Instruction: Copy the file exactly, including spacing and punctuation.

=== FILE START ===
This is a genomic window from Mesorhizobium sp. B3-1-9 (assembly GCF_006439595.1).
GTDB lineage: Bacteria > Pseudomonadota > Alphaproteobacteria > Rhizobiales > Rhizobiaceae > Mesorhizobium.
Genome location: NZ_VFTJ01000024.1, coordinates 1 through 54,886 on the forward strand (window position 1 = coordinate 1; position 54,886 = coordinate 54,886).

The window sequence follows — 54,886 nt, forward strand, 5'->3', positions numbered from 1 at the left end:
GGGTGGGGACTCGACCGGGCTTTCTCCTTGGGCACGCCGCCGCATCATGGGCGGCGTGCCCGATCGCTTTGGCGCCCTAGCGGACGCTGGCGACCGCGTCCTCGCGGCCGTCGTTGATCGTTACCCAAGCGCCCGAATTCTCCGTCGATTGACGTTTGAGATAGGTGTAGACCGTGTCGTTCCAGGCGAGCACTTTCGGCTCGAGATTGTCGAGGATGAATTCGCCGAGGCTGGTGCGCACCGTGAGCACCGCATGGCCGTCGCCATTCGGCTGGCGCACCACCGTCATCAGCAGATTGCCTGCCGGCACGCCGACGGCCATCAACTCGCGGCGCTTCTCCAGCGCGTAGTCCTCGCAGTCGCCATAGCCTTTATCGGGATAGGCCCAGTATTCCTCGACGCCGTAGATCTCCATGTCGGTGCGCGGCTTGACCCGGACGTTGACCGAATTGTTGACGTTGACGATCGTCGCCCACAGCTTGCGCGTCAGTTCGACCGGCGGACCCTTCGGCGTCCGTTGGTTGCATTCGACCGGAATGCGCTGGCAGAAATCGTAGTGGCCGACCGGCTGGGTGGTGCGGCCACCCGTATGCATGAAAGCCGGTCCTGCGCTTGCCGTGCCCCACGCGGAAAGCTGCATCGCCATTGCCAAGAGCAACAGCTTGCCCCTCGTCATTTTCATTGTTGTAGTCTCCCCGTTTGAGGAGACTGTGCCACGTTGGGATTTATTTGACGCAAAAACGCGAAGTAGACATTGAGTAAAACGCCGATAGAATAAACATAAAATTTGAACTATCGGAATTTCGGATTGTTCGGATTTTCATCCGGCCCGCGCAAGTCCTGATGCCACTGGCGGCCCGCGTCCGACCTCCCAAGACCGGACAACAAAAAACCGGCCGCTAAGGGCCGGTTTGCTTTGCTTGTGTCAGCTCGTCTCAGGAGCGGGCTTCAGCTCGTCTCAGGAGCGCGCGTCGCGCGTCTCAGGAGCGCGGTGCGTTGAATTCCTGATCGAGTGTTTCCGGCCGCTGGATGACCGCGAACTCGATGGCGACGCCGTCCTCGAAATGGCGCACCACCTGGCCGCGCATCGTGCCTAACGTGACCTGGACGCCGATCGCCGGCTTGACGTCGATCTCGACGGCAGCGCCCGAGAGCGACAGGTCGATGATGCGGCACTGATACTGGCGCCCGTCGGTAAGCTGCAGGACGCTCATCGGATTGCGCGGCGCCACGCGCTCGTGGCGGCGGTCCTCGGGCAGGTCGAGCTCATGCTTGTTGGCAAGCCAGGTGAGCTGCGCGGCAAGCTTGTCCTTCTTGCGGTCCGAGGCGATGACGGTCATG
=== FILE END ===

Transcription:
This is a genomic window from Mesorhizobium sp. B3-1-9 (assembly GCF_006439595.1).
GTDB lineage: Bacteria > Pseudomonadota > Alphaproteobacteria > Rhizobiales > Rhizobiaceae > Mesorhizobium.
Genome location: NZ_VFTJ01000024.1, coordinates 1 through 54,886 on the forward strand (window position 1 = coordinate 1; position 54,886 = coordinate 54,886).

The window sequence follows — 54,886 nt, forward strand, 5'->3', positions numbered from 1 at the left end:
GGGTGGGGACTCGACCGGGCTTTCTCCTTGGGCACGCCGCCGCATCATGGGCGGCGTGCCCGATCGCTTTGGCGCCCTAGCGGACGCTGGCGACCGCGTCCTCGCGGCCGTCGTTGATCGTTACCCAAGCGCCCGAATTCTCCGTCGATTGACGTTTGAGATAGGTGTAGACCGTGTCGTTCCAGGCGAGCACTTTCGGCTCGAGATTGTCGAGGATGAATTCGCCGAGGCTGGTGCGCACCGTGAGCACCGCATGGCCGTCGCCATTCGGCTGGCGCACCACCGTCATCAGCAGATTGCCTGCCGGCACGCCGACGGCCATCAACTCGCGGCGCTTCTCCAGCGCGTAGTCCTCGCAGTCGCCATAGCCTTTATCGGGATAGGCCCAGTATTCCTCGACGCCGTAGATCTCCATGTCGGTGCGCGGCTTGACCCGGACGTTGACCGAATTGTTGACGTTGACGATCGTCGCCCACAGCTTGCGCGTCAGTTCGACCGGCGGACCCTTCGGCGTCCGTTGGTTGCATTCGACCGGAATGCGCTGGCAGAAATCGTAGTGGCCGACCGGCTGGGTGGTGCGGCCACCCGTATGCATGAAAGCCGGTCCTGCGCTTGCCGTGCCCCACGCGGAAAGCTGCATCGCCATTGCCAAGAGCAACAGCTTGCCCCTCGTCATTTTCATTGTTGTAGTCTCCCCGTTTGAGGAGACTGTGCCACGTTGGGATTTATTTGACGCAAAAACGCGAAGTAGACATTGAGTAAAACGCCGATAGAATAAACATAAAATTTGAACTATCGGAATTTCGGATTGTTCGGATTTTCATCCGGCCCGCGCAAGTCCTGATGCCACTGGCGGCCCGCGTCCGACCTCCCAAGACCGGACAACAAAAAACCGGCCGCTAAGGGCCGGTTTGCTTTGCTTGTGTCAGCTCGTCTCAGGAGCGGGCTTCAGCTCGTCTCAGGAGCGCGCGTCGCGCGTCTCAGGAGCGCGGTGCGTTGAATTCCTGATCGAGTGTTTCCGGCCGCTGGATGACCGCGAACTCGATGGCGACGCCGTCCTCGAAATGGCGCACCACCTGGCCGCGCATCGTGCCTAACGTGACCTGGACGCCGATCGCCGGCTTGACGTCGATCTCGACGGCAGCGCCCGAGAGCGACAGGTCGATGATGCGGCACTGATACTGGCGCCCGTCGGTAAGCTGCAGGACGCTCATCGGATTGCGCGGCGCCACGCGCTCGTGGCGGCGGTCCTCGGGCAGGTCGAGCTCATGCTTGTTGGCAAGCCAGGTGAGCTGCGCGGCAAGCTTGTCCTTCTTGCGGTCCGAGGCGATGACGGTCATG